Arts or Crafts?

I’m thinking about the difference between art and craft. There’s a reason why those classes are called “arts and crafts.” The words “arts” and “crafts” are not synonymous.

I’ll start with craft. Crafts are functional. A craft object is made by hand and is both useful and aesthetically pleasing. Great attention is given to making it aesthetically pleasing. Although they are hand-crafted, crafts don’t have to be one-of-a-kind. Especially exquisite crafts are often referred to as “fine crafts.”

For twelve years starting in the early 1980s, I made my living creating both functional and non-functional ceramic objects. Most of them were one-of-a-kind commissioned works of fine craft. But I also enjoyed running my business called Whimsey and Company where I made and sold colorful ceramic novelties such as brooches in the shapes of man-in-the-moon profiles, winged hearts, clouds with silver linings, and rainbows with pots of gold on the end.

Just for fun – this brings to mind a Valentine’s Day party (my favorite holiday) I hosted during the ceramic years. I made about 50 heart-shaped pins for the occasion. The night of the party, I pinned them all over the front of the red leotard I was wearing and as each guest arrived, I removed a heart and pinned it on the guest. What fun that was!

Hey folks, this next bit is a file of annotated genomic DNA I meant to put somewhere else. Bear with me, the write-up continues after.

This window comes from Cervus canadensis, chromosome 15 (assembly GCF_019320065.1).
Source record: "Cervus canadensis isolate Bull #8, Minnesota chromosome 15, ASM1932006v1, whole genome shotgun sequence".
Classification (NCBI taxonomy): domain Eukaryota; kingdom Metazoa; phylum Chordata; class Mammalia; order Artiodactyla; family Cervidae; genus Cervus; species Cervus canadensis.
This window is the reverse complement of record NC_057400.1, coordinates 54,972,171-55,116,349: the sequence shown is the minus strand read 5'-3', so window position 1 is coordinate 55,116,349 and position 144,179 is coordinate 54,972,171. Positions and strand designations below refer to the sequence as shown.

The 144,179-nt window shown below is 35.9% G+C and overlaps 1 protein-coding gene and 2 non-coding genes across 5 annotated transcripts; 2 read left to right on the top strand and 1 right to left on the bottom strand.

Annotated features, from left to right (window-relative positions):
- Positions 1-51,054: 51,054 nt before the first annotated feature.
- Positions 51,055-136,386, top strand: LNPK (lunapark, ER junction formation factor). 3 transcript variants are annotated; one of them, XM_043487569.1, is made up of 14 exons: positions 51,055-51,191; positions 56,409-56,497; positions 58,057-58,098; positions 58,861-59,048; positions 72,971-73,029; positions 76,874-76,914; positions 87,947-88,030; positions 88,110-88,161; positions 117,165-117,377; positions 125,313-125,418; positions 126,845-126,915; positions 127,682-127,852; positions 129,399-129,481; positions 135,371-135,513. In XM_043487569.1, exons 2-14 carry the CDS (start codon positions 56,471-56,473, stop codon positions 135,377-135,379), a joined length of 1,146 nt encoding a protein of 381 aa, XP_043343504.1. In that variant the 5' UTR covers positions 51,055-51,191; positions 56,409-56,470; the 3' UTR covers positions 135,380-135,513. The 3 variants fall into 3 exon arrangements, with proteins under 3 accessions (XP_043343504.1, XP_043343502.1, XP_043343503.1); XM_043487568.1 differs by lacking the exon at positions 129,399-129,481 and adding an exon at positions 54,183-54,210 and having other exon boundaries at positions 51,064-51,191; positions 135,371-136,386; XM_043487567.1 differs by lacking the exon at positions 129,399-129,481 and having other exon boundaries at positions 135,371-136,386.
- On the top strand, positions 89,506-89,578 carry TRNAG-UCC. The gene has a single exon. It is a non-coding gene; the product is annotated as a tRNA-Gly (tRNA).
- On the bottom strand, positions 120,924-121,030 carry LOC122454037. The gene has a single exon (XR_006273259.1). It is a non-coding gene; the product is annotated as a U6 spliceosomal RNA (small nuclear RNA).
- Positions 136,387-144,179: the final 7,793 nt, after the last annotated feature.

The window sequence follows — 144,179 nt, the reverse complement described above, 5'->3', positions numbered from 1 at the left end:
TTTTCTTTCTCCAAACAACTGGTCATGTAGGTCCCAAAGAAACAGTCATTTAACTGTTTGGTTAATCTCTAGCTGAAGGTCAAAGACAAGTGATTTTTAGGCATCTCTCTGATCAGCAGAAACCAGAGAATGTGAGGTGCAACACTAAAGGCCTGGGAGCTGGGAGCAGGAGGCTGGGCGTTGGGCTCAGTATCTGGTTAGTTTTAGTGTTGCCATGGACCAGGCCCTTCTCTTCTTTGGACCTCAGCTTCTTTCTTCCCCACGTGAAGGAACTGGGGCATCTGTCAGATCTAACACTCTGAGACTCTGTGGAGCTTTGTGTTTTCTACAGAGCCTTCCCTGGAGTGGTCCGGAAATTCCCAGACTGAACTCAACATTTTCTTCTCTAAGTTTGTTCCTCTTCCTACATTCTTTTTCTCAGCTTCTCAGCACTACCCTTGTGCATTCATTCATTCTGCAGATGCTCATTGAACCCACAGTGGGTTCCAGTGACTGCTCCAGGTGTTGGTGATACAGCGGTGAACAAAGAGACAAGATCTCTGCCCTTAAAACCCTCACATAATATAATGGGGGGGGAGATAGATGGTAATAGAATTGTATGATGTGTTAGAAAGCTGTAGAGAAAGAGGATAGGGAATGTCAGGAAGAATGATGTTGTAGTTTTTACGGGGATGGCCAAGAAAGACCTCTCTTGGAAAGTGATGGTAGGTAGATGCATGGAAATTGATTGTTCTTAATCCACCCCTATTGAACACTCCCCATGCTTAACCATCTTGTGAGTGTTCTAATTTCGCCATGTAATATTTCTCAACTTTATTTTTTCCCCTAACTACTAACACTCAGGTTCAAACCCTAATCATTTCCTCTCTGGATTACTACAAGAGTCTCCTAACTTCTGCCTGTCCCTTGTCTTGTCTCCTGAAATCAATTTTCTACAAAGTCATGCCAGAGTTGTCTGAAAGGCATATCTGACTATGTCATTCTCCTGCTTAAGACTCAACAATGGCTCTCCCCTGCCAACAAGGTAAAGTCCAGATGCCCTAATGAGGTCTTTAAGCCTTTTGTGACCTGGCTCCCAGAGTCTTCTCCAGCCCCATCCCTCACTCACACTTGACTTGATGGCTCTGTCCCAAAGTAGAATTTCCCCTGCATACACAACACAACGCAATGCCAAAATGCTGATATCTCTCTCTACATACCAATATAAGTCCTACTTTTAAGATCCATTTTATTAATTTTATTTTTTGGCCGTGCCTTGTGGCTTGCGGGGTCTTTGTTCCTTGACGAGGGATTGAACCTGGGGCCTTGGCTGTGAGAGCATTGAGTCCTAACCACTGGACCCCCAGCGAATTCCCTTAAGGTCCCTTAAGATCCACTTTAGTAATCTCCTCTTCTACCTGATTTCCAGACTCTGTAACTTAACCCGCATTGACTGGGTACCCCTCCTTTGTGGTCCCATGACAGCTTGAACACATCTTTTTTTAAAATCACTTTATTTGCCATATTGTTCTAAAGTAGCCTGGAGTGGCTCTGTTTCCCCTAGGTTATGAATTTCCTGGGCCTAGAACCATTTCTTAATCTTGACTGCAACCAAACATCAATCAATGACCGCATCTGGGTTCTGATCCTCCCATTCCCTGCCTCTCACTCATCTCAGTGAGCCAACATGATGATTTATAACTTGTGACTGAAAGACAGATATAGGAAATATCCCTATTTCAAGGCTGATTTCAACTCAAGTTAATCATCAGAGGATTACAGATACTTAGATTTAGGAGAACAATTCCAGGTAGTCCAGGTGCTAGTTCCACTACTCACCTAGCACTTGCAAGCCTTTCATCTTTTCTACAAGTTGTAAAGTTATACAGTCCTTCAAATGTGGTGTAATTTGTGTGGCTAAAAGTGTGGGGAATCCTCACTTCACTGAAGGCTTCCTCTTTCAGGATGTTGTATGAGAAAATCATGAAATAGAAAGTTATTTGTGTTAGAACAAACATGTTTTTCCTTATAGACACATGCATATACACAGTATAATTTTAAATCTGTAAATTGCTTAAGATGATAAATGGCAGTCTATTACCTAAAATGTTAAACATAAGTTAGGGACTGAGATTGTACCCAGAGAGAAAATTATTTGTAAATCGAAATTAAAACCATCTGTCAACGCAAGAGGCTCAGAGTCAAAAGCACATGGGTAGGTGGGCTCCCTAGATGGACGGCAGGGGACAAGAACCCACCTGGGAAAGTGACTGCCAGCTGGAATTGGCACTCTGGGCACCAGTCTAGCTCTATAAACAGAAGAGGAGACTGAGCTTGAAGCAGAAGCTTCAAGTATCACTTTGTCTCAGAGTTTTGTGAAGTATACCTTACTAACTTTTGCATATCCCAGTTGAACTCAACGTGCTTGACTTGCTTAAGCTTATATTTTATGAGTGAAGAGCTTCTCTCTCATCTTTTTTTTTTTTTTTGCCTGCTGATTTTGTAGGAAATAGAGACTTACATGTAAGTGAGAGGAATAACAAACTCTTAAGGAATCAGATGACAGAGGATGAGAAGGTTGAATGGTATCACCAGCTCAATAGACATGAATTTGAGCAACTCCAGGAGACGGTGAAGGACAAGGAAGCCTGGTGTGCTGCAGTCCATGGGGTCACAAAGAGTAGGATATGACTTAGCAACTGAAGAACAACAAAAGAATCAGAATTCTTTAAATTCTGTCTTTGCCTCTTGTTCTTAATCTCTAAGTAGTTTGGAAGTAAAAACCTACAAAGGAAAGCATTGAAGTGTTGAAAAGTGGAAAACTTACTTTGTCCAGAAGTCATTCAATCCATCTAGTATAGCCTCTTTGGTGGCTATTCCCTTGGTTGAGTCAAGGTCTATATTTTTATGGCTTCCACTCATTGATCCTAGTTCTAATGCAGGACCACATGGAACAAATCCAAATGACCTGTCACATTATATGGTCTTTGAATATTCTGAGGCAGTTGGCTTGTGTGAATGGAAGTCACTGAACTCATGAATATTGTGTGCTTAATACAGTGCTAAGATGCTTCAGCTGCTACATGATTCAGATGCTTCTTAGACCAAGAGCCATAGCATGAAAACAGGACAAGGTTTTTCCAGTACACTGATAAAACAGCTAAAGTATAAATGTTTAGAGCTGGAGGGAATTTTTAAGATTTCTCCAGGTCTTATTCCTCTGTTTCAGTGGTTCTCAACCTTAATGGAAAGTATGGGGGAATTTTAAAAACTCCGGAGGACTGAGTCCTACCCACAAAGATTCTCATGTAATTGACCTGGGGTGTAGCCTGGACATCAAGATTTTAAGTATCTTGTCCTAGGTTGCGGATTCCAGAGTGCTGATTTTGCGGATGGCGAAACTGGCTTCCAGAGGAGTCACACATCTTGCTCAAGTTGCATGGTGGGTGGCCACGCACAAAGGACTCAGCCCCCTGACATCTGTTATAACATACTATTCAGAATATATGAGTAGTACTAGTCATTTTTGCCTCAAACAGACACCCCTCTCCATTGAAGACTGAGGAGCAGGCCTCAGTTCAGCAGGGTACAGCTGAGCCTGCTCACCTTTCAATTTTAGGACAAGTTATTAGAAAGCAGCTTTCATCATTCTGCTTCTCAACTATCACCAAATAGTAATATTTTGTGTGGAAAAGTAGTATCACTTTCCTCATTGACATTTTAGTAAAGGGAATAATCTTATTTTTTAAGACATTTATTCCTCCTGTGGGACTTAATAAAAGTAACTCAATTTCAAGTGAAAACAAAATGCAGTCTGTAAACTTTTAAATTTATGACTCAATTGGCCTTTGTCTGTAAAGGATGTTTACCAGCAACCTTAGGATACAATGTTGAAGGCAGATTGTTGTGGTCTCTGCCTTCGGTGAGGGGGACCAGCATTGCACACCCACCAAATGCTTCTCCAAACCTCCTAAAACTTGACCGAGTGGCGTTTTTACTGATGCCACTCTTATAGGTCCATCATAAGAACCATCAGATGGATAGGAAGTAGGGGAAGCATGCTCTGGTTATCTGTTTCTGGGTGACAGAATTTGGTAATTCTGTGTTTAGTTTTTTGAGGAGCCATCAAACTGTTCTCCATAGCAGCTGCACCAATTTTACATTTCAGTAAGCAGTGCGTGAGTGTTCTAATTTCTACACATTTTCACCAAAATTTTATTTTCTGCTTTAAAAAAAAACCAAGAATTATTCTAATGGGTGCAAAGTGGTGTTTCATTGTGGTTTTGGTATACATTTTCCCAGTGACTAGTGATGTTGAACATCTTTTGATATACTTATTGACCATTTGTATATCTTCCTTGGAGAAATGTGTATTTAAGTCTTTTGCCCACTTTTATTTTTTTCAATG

Back to the topic at hand.

There’s a wonderful non-profit organization in St. Louis, Missouri called Craft Alliance. It includes a school where they teach classes in such crafts as jewelry making and pottery, a shop that sells fine crafts made by artisans from all over the United States and a gallery where they exhibit extraordinary craft objects.

I have seen some of the most mind-blowingly gorgeous and fascinating craft shows at Craft Alliance – especially at their annual teapot shows that, year after year, amaze. I’ve seen teapots there that are unlike any you’ve ever seen! Some are almost unrecognizable as teapots, yet teapots they are!

A note on fine art. Works of art are non-functional unless you count the function of affecting us deeply. Art is intended to be seen (and, more and more often, experienced through other senses as well). Artworks do not hold flowers or tell time. Not only that, but the art of our era doesn’t have to be aesthetically pleasing in the traditional sense. But that’s another story…